A small group of thuggish yokel petty criminals accept a job from an unseen client. They are to break into a house and retrieve a mysterious VHS video tape. What they find, however, isn't quite as simple and they must make their way through the collection of videos to find the right one. Outside of the final product, this is actually quite a good connecting device for the anthology of short films to follow. Nevertheless, right from the get go these scenes are plagued by issues that are only exacerbated by the film's interminable length and irksome mission statement. Considering the directors - name like Ti West and Joe Swangberg - were aware of each other's films since creative names crossover between shorts, it's quite alarming to note that all six seem to offer up the exact same thing and all in just appalling ways. Doofus douchebags acting like pricks around women who are just as easily willing to flash their breasts on camera as they are kill you in your sleep. Women, am I right?
Short film after short film plays out in typically grainy videotape aesthetic with erratic jump cut editing and frustrating periods of nothingness. Consider the opening passages of Cloverfield extended to feature length and you've got a good idea of where V/H/S lays on the scale of 'films with characters I wish I were friends with in real life'. Fairly damn low. The only passages to not feature such openly dickish forms of the male specimen have issues of their own - evil lesbians! skype! - but ultimately the film's failure comes from its completely and utterly catastrophic use of the cinematic medium. There isn't anything in this movie that elicits a reactions other than contempt or disgust. There isn't a single likable character to be found, rendering the horrific events that befall them entirely void. There isn't a single film that doesn't feature multiple fake scares (something jumping from off screen! a character pretending to be killed mere moments before they actually are!) and lazy execution. There is barely a single moment that doesn't feel like it was born out of the mind of a leering screenwriter who has used the V/H/S concept to produce a masturbatory folly that reeks of cynicism. At least The Devil Inside (surely the previous barometer for this sort of cheap shlock) didn't hide behind a veneer of hip, nostalgia tripping smugness.
If the film were just a mere technical exercise then I could have at least found something to admire amidst its sexist boganisms, but the filmmakers can't even seem to get a grip on their own set up. Set in modern times, I find it hard to believe that even the most hardcore snuff viewer would go to all the trouble of converting a recorded Skype video onto ancient VHS. It makes no sense why we can see the desktop and cursor behind the recorded video or why the villain of the piece would even go to the trouble of filming it anyway if they are so intent on keeping things hush hush secretive. Does the dude wearing the camera glasses in "Amateur Night" have them plugged into a video recorder via cables? What about the "nanny cam" guy? How does a camera survive a high impact train collision? How come they dissolve the central premise of the film at the end and have a "video" play seemingly at random. Who is watching it? Who pressed play? V/H/S certainly could have stood to loose a bit off of its two hour run time so I'm not sure why they bothered to include Radio Silence's film-ending "31/10/98" other than they'd spent the cash on the visual effects and felt the need to include it. It's probably the best one, too, but it's still maddening.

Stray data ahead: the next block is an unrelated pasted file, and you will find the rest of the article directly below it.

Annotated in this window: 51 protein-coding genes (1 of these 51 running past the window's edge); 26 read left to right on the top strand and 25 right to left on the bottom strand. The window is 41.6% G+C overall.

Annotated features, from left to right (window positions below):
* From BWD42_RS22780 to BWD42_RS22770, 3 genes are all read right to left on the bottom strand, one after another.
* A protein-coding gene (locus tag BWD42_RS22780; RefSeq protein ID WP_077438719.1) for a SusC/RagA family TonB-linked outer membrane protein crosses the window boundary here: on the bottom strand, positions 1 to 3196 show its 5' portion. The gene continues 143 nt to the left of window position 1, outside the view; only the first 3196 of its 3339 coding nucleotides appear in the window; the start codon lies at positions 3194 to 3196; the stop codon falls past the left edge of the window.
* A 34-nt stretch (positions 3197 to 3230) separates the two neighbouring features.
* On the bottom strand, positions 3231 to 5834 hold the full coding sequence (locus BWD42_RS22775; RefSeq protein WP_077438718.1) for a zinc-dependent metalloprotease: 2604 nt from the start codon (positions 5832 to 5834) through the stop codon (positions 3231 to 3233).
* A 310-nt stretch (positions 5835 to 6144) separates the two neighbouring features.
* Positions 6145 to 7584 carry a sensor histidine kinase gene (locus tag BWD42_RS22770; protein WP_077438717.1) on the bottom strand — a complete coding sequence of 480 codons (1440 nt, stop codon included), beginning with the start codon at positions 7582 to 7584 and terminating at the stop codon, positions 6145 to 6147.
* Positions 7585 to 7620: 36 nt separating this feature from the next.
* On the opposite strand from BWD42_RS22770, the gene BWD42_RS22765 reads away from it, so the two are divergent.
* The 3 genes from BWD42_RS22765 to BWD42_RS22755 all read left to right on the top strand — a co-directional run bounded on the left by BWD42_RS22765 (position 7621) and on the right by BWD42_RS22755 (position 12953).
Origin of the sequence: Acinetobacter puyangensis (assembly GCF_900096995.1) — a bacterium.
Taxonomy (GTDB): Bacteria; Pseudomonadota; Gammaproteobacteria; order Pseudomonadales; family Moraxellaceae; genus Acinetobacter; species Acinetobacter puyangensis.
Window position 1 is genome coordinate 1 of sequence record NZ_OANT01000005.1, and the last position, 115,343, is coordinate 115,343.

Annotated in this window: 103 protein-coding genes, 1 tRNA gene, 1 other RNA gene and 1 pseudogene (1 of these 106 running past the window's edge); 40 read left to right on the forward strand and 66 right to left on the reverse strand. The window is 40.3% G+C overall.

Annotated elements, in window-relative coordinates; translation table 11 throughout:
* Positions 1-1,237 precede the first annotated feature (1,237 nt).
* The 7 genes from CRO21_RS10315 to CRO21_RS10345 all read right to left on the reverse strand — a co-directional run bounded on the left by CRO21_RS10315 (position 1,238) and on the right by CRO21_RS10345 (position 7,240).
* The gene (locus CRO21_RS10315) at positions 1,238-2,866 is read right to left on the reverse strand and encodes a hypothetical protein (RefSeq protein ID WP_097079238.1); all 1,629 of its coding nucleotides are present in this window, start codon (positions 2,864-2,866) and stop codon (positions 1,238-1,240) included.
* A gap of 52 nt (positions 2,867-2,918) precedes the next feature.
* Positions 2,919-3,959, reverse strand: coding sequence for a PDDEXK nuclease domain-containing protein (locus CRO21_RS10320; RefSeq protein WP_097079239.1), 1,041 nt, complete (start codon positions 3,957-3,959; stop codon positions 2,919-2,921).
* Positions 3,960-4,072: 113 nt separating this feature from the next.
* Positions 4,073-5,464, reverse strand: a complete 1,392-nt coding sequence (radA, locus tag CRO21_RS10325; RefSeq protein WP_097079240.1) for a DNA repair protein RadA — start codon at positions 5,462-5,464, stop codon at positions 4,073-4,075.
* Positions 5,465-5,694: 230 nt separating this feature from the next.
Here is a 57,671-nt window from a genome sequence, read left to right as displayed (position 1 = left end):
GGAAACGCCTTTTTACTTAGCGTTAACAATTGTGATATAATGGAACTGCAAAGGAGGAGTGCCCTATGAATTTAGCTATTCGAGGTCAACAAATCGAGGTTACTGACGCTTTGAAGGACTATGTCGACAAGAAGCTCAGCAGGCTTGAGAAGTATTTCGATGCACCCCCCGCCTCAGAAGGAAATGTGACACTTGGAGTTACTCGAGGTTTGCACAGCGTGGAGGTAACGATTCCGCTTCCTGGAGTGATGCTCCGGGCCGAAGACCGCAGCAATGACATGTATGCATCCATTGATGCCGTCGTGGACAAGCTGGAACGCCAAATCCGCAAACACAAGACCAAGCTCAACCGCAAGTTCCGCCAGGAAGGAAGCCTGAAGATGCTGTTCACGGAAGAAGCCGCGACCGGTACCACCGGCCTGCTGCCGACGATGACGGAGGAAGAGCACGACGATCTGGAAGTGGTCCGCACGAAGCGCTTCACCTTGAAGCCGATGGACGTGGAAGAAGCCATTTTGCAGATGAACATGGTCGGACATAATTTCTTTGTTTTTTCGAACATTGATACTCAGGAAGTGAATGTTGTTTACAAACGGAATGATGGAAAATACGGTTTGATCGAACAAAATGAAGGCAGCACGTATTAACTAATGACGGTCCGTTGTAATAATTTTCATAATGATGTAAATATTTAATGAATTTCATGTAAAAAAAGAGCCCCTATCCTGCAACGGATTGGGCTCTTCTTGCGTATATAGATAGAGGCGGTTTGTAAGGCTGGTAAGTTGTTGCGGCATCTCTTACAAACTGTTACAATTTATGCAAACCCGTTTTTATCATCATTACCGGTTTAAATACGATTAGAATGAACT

That most of the stories have at least one element or image that I can look back on fondly only makes the end product that much more of a bitter disappointment. I enjoyed the representation of the killer in "Tuesday the 17th" (otherwise the worst segment due to its over-abundance of ridiculous exposition and awful handheld camera work), and the initial Lost Highway inspired stalker sequence of Ti West's otherwise offensive "Second Honeymoon". The visual effects of "10/31/98" were impressive and the way they were incorporated into this otherwise grungy look made them all the more so. Er, I also enjoyed Simon Barrett's moustache in "Tape 56". These moments stop it from being a total failure of a movie, although I am surely being incredibly generous by saying so.
It's sad that V/H/S is so completely lost up its own arse. You may not find a bigger cinephile defender of the Paranormal Activity films as I, and I rank The Blair Witch Project as perhaps the scariest films I've ever seen (I'm weak like that, I guess), so it's not a "found footage" gripe. It's just that the film is so chock full of boredom, sexism against both women and men, cliches, and is utterly devoid of scares. And, yes, it's in widescreen and features impressive sound design - something that Paranormal Activity also has, but here it's a distracting signpost of a half-thought out movie that inspires anger for its shortcomings rather than chills for its successes. D-